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The web says the report from Morgenstern, Vick, and Van Zyl (MVV) on Mt Polley will be release on Saturday.  Apparently the report goes to the British Columbia Ministry of Energy and Mines (MEM) and the affected First Nations on Friday.  We, the common herd, will have to wait a day while they read the report and prepare statements.  We hope it is but twenty-four hours we have to wait while they circle the wagons.  Strange they cannot release the report to the public at the same time as the release to the First Nations and MEM. Of course they do not trust the common herd.  British imperial secrecy and elite class instincts dictate otherwise.

Today I was asked: “How do I read the report?  What do I look for?  What should I note?  What is most important to seek out in the report?”

Here are some question guidelines–if you have others please comment.

  • Have they identified the engineering causes of failure, and what are they?
  • Do they identify responsible (guilty) parties and who are they?
  • Do they recommend actions to prevent ongoing tailings failure (at least four a year)?  And if so what do they recommend?
  • Do they ascribe failure to individual, corporate, institutional, or technical factors, and if so what are they?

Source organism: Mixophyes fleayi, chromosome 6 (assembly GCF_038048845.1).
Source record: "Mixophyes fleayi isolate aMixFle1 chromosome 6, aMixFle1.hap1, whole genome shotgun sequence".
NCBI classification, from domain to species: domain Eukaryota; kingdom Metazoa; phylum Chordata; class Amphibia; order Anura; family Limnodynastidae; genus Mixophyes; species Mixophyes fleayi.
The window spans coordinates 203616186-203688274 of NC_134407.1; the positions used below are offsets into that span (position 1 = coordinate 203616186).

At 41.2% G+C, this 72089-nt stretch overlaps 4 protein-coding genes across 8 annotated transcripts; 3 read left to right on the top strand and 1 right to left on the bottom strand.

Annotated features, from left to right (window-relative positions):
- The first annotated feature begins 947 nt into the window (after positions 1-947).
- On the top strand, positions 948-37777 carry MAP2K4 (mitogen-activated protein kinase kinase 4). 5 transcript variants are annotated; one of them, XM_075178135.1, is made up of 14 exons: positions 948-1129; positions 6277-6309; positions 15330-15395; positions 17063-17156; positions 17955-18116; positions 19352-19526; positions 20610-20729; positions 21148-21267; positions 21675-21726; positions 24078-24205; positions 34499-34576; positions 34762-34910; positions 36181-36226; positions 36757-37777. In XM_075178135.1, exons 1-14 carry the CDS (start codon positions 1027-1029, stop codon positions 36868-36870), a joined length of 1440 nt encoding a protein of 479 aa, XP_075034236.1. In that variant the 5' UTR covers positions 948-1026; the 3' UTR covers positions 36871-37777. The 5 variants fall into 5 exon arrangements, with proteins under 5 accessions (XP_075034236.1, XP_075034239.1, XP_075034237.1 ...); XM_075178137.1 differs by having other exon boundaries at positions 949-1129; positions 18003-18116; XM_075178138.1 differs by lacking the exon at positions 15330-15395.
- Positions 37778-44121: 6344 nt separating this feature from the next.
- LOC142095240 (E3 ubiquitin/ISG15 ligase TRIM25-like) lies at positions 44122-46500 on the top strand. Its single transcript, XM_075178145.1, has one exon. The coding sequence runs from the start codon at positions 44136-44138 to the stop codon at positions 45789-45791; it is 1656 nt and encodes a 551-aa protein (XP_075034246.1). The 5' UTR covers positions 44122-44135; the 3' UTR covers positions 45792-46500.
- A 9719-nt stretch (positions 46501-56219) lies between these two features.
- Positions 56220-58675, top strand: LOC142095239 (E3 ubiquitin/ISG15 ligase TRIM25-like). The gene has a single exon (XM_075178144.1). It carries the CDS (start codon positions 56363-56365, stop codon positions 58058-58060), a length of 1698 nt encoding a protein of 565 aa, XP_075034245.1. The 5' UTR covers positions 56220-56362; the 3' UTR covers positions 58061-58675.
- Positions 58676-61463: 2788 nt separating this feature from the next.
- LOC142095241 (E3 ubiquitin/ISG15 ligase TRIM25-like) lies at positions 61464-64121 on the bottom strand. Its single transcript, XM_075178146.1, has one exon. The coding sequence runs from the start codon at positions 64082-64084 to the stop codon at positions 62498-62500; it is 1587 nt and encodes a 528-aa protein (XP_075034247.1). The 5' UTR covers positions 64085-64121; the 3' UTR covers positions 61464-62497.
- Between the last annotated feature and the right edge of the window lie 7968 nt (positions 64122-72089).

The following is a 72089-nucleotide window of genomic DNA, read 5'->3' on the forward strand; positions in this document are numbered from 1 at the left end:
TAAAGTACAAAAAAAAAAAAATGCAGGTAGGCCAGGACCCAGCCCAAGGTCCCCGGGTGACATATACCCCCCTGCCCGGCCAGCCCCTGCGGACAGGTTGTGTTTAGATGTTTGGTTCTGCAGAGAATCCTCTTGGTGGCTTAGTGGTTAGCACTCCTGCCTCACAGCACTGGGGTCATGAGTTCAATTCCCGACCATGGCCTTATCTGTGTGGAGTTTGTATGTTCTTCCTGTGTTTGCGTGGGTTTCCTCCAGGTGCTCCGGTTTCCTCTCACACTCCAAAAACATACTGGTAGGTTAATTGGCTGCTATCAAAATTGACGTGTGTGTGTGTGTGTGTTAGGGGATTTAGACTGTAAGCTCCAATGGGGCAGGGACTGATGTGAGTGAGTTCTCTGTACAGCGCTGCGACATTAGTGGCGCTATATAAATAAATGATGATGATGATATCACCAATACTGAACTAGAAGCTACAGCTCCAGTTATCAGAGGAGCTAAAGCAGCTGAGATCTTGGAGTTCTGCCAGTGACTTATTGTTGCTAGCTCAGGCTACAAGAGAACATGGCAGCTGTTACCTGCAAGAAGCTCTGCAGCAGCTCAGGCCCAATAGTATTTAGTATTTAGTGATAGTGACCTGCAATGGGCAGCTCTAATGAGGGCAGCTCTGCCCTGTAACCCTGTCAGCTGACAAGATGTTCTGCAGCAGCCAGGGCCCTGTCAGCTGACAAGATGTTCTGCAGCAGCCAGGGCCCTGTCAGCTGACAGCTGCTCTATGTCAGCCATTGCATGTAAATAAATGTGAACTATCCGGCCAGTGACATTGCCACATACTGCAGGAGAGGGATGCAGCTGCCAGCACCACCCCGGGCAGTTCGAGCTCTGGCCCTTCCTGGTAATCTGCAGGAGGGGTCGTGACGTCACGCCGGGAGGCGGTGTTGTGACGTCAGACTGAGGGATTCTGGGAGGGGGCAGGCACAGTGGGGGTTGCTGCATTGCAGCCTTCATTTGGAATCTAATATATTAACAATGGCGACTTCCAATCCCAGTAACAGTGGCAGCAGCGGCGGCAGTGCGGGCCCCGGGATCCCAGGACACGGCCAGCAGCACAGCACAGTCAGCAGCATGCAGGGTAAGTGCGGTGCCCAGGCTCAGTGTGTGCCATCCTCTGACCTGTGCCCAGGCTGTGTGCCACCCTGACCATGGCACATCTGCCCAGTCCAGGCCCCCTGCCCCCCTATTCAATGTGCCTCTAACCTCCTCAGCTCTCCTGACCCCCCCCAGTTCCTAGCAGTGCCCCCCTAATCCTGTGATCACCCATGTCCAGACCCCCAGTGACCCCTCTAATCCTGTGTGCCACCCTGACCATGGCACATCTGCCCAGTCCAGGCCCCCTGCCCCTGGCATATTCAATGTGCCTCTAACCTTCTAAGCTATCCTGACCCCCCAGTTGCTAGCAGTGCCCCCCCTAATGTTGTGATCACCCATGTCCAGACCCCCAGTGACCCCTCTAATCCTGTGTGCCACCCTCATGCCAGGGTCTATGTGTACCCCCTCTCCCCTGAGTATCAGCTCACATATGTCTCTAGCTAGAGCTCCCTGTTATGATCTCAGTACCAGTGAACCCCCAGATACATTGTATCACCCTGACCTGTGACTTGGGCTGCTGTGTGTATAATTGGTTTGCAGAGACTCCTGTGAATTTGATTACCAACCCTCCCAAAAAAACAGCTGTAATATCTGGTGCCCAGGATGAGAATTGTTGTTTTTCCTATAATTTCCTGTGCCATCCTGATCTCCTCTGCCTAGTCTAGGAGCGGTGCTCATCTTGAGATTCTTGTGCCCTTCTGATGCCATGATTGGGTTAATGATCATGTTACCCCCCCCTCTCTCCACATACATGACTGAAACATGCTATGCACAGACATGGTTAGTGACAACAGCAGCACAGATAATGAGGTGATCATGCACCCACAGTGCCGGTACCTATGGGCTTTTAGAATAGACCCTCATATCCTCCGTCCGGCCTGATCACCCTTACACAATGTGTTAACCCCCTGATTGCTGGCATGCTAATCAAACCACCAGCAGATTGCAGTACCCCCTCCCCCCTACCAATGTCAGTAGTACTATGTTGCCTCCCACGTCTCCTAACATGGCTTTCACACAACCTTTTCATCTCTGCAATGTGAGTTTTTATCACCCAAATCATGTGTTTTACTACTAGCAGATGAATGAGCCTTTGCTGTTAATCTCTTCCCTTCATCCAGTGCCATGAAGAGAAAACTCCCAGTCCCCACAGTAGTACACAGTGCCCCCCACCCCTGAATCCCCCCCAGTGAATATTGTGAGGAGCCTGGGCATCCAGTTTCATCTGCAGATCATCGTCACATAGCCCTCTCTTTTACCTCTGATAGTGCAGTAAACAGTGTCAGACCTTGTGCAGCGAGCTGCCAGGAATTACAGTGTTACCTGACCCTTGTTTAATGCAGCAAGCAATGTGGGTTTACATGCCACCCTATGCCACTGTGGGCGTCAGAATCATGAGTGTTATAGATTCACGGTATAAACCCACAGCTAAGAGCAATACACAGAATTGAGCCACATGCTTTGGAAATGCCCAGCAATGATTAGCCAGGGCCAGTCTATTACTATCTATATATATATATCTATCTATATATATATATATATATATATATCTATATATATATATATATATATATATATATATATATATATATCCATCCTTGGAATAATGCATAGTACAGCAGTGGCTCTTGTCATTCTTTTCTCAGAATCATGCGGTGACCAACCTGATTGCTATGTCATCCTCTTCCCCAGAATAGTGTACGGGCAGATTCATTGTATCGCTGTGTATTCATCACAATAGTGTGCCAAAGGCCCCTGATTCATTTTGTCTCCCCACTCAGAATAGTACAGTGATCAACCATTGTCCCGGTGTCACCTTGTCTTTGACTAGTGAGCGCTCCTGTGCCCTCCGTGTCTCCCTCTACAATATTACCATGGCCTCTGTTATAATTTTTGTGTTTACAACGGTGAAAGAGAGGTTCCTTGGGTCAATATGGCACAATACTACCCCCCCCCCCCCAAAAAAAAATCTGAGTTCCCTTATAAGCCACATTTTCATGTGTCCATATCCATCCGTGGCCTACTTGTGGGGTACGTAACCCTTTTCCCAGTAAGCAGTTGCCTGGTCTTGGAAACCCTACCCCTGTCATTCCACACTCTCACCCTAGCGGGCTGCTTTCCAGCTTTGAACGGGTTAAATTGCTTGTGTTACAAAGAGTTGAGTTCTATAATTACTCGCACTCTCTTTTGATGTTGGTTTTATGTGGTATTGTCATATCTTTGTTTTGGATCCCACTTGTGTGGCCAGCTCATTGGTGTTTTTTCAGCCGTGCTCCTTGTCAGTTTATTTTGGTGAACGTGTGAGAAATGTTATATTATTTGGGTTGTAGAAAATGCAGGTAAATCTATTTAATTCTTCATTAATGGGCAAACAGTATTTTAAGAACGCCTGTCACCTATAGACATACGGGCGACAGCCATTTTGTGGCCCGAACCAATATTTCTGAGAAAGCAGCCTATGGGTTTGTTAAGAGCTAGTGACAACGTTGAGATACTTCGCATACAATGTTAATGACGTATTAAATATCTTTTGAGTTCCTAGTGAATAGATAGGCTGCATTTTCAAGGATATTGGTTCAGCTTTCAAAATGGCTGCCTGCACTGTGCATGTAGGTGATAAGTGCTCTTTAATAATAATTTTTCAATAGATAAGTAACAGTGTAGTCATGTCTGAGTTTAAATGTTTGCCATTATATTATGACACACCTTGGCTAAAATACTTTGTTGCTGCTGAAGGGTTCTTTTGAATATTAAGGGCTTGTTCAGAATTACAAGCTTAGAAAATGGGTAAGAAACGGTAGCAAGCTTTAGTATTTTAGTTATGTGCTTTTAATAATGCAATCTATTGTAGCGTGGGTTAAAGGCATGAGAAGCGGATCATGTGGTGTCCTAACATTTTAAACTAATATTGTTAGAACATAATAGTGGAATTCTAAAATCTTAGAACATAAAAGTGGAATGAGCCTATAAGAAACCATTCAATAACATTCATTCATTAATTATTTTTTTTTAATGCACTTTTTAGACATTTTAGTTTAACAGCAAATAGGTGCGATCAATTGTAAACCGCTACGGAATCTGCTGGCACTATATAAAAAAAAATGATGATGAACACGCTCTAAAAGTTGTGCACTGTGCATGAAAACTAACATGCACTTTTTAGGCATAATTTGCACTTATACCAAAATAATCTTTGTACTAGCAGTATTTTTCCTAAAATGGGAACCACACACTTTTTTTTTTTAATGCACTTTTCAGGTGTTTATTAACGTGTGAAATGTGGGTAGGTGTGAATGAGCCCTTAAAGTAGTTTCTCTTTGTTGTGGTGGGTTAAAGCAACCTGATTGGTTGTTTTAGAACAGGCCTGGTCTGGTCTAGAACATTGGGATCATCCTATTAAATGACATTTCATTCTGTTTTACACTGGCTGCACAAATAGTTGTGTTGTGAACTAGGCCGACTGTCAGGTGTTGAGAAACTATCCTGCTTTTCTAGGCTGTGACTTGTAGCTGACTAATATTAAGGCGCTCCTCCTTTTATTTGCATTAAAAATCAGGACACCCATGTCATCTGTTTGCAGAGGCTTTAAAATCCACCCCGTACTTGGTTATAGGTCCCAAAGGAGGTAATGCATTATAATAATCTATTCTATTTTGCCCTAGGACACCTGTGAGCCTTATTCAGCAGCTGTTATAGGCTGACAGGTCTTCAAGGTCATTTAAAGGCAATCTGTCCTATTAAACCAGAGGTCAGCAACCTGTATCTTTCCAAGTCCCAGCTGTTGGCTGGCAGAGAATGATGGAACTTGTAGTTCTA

• Do they address all the issues in their scope of work and if not why not?

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That is enough and will be the basis of my reading and review of the document.  But there are other things to ask and answer while reading the report.  Here are some:

  • Are they in agreement, or is there a minority opinion (probably the correct one)?
  • Do they comment on the many submissions they sought and if not, why not?
  • Do they agree with the Imperial Metal’s findings of the cause of failure?  Apparently Imperial Minerals has prepared and submitted to someone such a report.  Not public, obviously, and maybe not even given to the MVV panel.
  • Do we get the currently embargoed reports considered by the MVV panel, or they still secret until the next two panels publish their findings?
  • When will Hatch make public the many documents demanded by MEM on each and every BC tailings facility?  Or are these too to be embargoed until……?
  • What are the political and legal implications of the MVV findings?

On this latter point,  I have been informed that I could be subpoenaed in one or more of the many possible law cases to follow.  Crazy!  My first defence:  I am a blogger; my opinions are hearsay;  I have a law degree and was taught all the tricks of the law;  I am no expert, just opinionated; there are many others of far greater knowledge and insight than me; no jury will hear me–they will hear only my accent, not what I say.

So download the report when it is available.  Read it, keeping in mind it took six months and many of Thurber Consultants hours to prepare.  Be not too hasty to report or offer opinion.  For hopefully there is deep insight in the report and we will need time to think and opine.  And we probable will not have access to the documents considered by the MVV folk.

One day when fully retired I will write the definitive history of Mt Polley tailings facility failure.  Then they can burn me at the stake and spread my ashes atop the Royal Mountain King tailings facility.  All the while singing the trio Soave Sia il Vento from Mozart’s Cosi Fan Tuti.  In Italian:

Soave sia il vento
Tranquilla sia l’onda
Ed ogni elemento
Benigno risponda
Ai nostri desir

Or in English:

Gentle be the breeze,
Calm be the waves,
And every element